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United States v. Smith

United States District Court, E.D. Wisconsin

October 23, 2017




         A grand jury has charged the defendant with possessing and distributing child pornography.

         On August 11, 2017, the defendant filed a motion, asking the court to compel the government to “divulge who produced the IP address associated with the ChatStep moniker ‘hornydad' and how that source obtained the IP address.” Dkt. No. 17 at 7.

         The motion alleged that the government had monitored on online chat room, and had observed a user with the screen name “hornydad” post messages that contained hyperlinks to folders containing child pornography files. Id. at 2. The motion indicates that FBI agents contacted the Department of Homeland Security, and that an agent of DHS contacted a foreign law enforcement partner and gave that partner the IP address associated with “hornydad” on ChatStep. Id. The IP address was associated with a Time Warner cable user; the FBI served a subpoena on Time Warner, and found that the screen name was assigned to the defendant. Id. at 2-3.

         The defendant alleges in his motion to compel that federal law enforcement officers used a technique called “parallel construction” to obtain the search warrant they used to recover evidence against the defendant. Id. at 1. The defendant asserts that “parallel construction” is “a law enforcement technique where police create an investigative trail to conceal how they originally discovered criminal activity.” Id. He asserts that the “new” investigative trail “is typically free of identifiable Fourth Amendment infractions, while the original investigative techniques that may have violated the Fourth Amendment are never revealed.” Id. He claims that in “most cases” where law enforcement officers use parallel constructions, “a defendant will never know of it.” Id.

         In this case, the defendant argues that the government used, and has disclosed that it used, parallel construction. He objects, however, to the fact that the government has refused to tell him the identity of the “foreign law enforcement partner, ” or to tell him how that partner obtained the information it provided to the DHS. Id. The motion indicates that the defendant has asked for that information, but that the government has refused to produce it. Id. at 3. Thus, the defendant asked the court to compel the government to produce the information. Id.

         The government responded, arguing that the defendant had not cited any provision of the Federal Rules of Criminal Procedure or any other rule or statute that would require the government to produce the information the defendant sought. Dkt. No. 20 at 4. Rather, the government pointed out, the defendant's argument was based on a law review article criticizing the practice of parallel construction under certain amendments to the Foreign Intelligence Surveillance Act (“FISA”). Id. The government went through an analysis of the rules and case law on discovery in criminal cases, as well as the law enforcement privilege, and for a variety of reasons, urged the court to deny the defendant's motion. Id. at 5-9. The defendant filed a reply. Dkt. No. 21.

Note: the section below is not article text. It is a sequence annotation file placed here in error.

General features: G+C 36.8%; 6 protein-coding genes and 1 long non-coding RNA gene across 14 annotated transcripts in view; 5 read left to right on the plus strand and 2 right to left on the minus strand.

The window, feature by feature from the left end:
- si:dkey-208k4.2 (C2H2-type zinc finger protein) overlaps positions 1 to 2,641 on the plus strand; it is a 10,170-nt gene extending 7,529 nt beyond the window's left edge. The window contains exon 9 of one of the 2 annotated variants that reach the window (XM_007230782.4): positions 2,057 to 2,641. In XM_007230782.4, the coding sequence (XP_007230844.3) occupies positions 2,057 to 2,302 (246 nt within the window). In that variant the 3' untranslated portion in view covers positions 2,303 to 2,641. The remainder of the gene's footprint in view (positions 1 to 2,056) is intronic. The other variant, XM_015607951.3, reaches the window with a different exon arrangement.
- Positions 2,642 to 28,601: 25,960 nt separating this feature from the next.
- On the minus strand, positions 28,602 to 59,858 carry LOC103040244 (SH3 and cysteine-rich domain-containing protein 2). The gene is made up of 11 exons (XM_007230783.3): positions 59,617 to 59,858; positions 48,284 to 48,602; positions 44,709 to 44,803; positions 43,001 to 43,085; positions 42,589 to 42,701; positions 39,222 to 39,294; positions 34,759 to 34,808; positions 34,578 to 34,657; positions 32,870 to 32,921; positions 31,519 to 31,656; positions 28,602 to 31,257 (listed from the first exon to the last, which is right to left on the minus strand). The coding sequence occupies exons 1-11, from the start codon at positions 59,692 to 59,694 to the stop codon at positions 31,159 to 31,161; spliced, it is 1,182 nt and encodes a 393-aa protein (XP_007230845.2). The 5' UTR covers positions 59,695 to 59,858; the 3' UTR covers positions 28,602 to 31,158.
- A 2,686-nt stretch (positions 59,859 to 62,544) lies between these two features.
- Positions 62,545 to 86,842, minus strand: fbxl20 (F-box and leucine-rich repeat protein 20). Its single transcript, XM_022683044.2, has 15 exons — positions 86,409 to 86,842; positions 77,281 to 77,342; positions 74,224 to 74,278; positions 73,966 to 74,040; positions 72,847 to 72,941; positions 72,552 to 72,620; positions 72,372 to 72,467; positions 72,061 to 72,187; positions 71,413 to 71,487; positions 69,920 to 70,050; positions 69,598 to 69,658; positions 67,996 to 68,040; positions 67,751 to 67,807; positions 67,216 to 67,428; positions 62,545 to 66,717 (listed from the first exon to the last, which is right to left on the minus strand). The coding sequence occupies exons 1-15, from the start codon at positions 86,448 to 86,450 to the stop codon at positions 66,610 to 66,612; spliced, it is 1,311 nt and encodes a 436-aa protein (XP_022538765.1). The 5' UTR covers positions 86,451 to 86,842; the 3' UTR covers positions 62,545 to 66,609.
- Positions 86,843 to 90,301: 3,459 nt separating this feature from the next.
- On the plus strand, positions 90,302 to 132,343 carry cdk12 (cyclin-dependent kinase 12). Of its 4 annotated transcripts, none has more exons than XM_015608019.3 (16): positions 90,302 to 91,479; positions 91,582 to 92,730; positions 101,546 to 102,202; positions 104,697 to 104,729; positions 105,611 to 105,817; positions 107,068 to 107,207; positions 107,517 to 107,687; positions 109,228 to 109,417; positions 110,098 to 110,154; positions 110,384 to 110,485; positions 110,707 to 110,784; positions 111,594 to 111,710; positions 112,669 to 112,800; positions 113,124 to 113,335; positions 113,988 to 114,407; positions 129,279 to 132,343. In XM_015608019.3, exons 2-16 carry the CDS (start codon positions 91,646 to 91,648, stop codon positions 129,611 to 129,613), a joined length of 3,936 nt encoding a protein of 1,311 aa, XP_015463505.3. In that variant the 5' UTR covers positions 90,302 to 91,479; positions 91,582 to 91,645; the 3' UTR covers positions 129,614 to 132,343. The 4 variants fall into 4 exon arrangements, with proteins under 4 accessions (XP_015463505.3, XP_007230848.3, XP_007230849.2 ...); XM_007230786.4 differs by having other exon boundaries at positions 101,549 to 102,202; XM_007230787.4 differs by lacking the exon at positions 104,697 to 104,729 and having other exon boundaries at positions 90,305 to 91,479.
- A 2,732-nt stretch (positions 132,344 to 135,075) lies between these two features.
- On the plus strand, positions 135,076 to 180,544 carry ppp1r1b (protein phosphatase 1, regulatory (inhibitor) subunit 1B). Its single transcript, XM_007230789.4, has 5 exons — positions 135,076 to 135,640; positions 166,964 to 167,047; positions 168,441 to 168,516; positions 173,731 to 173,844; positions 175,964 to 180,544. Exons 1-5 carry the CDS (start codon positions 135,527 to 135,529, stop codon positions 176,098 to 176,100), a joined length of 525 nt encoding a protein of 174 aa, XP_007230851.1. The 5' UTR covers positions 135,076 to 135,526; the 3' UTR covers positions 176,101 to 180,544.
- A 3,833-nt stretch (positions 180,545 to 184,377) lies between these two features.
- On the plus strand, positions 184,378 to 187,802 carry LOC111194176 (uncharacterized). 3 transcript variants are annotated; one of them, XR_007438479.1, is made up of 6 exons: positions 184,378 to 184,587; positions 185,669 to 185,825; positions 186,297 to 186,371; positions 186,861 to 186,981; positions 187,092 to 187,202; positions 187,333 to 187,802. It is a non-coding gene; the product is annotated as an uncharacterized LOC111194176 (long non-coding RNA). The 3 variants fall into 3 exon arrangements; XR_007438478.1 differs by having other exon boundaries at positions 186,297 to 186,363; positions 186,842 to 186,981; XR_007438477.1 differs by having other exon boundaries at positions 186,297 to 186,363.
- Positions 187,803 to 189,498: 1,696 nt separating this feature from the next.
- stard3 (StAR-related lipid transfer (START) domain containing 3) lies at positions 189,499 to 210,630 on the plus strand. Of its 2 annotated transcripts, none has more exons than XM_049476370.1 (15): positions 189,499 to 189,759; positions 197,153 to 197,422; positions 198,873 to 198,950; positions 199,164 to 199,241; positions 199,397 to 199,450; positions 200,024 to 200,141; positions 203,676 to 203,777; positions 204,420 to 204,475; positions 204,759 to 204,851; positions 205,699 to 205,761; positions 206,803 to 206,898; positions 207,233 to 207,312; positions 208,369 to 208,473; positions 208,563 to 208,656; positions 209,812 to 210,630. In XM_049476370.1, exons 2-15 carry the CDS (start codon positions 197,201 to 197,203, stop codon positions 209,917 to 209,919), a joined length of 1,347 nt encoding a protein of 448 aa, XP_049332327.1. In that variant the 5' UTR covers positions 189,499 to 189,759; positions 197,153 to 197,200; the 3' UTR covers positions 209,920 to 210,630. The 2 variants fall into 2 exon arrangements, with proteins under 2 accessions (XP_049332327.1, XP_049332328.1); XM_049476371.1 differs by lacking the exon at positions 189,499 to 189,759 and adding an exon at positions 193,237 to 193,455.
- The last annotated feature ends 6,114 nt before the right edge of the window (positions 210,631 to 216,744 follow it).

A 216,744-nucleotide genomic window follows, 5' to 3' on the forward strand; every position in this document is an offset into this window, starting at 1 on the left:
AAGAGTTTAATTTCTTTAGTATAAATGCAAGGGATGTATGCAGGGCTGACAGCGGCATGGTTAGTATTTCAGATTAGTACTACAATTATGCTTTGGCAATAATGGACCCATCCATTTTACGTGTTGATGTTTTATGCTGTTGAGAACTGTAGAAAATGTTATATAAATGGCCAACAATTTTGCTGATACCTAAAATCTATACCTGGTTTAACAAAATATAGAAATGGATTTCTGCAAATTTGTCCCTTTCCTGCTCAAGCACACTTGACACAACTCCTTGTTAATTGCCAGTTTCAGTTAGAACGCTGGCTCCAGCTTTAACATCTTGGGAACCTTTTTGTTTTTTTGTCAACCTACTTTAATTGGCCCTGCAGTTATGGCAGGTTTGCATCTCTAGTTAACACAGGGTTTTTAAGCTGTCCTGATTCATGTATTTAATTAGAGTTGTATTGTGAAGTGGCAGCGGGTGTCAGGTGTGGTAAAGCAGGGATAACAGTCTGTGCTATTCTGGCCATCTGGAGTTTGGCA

On August 31, 2017, Magistrate Judge Jones denied the defendant's motion to compel. Dkt. No. 22. The defendant objected to this order, dkt. no. 24, and the government responded to the objection, dkt. no. 26. This court overrules the defendant's objection, and affirms Judge Jones' decision.

         Section 636(b)(1)(A) of Title 28 authorizes district courts to designate magistrate judges to “hear and determine any pretrial matter pending before the court, ” with a handful of exceptions not relevant here. The district court in this district has made such a designation. The Local Rules for the Eastern District of Wisconsin authorize the magistrate judges to “supervis[e] and determin[e] . . . without limitation, motions and orders made pursuant to Fed. R. Crim. P. . . . 16[.]” Gen. L. R. 72(b)(2)(N). Fed. R. Crim. P. 16 governs discovery in criminal cases. In denying the motion to compel because he found that “[the defendant] ha[d] not met his burden of establishing that the information he [sought] [was] material to preparing his defense, ” Judge Jones acted squarely within his authority under Gen. L.R. 72(b)(2)(N). Dkt. No. 22 at 5.

         The defendant now asks this court to reconsider that order. Under 28 U.S.C. §636(b)(1)(A), a district judge may reconsider a magistrate judge's determination on a pretrial matter only “where it has been shown that the magistrate judge's order is clearly erroneous or contrary to law.” This standard is different from the de novo standard the district court uses to review a magistrate judge's report and recommendation. The defendant's objection neither cites this standard nor argues that Judge Jones' order is clearly erroneous or contrary to law. Dkt. No. 24. Absent a showing that Judge Jones' order was clearly erroneous or contrary to law-a showing the court does not believe the defendant could make-the court has no basis to revisit Judge Jones' order.

         The court OVERRULES the defendant's objection to Judge Jones' order, dkt. no. 24, DENIES the defendant's motion to compel, dkt. no. 17, ...

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